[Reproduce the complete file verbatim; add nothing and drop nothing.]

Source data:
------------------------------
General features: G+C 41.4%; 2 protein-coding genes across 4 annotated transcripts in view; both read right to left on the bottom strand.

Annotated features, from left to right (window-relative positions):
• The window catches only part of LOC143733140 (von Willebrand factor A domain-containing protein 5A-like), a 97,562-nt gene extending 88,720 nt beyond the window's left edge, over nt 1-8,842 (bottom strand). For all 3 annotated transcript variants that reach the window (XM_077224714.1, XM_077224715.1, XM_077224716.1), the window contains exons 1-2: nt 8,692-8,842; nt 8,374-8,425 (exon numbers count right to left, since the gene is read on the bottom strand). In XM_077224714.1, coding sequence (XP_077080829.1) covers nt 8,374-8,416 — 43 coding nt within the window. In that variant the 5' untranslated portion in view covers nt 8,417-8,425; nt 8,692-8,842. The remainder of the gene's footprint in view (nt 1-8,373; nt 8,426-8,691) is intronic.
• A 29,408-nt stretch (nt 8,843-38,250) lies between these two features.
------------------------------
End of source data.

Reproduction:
General features: G+C 41.4%; 2 protein-coding genes across 4 annotated transcripts in view; both read right to left on the bottom strand.

Annotated features, from left to right (window-relative positions):
• The window catches only part of LOC143733140 (von Willebrand factor A domain-containing protein 5A-like), a 97,562-nt gene extending 88,720 nt beyond the window's left edge, over nt 1-8,842 (bottom strand). For all 3 annotated transcript variants that reach the window (XM_077224714.1, XM_077224715.1, XM_077224716.1), the window contains exons 1-2: nt 8,692-8,842; nt 8,374-8,425 (exon numbers count right to left, since the gene is read on the bottom strand). In XM_077224714.1, coding sequence (XP_077080829.1) covers nt 8,374-8,416 — 43 coding nt within the window. In that variant the 5' untranslated portion in view covers nt 8,417-8,425; nt 8,692-8,842. The remainder of the gene's footprint in view (nt 1-8,373; nt 8,426-8,691) is intronic.
• A 29,408-nt stretch (nt 8,843-38,250) lies between these two features.